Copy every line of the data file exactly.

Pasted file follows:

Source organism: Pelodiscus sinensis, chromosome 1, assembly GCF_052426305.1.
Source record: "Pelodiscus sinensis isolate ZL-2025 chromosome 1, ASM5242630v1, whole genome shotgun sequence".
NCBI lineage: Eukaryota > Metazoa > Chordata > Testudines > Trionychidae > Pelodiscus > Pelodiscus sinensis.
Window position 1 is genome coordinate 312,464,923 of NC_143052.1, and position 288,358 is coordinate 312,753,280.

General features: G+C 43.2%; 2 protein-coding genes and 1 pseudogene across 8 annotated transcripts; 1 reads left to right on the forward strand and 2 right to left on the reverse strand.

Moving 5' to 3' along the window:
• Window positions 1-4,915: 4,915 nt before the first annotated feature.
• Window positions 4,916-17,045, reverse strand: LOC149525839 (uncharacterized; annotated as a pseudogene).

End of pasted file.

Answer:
Source organism: Pelodiscus sinensis, chromosome 1, assembly GCF_052426305.1.
Source record: "Pelodiscus sinensis isolate ZL-2025 chromosome 1, ASM5242630v1, whole genome shotgun sequence".
NCBI lineage: Eukaryota > Metazoa > Chordata > Testudines > Trionychidae > Pelodiscus > Pelodiscus sinensis.
Window position 1 is genome coordinate 312,464,923 of NC_143052.1, and position 288,358 is coordinate 312,753,280.

General features: G+C 43.2%; 2 protein-coding genes and 1 pseudogene across 8 annotated transcripts; 1 reads left to right on the forward strand and 2 right to left on the reverse strand.

Moving 5' to 3' along the window:
• Window positions 1-4,915: 4,915 nt before the first annotated feature.
• Window positions 4,916-17,045, reverse strand: LOC149525839 (uncharacterized; annotated as a pseudogene).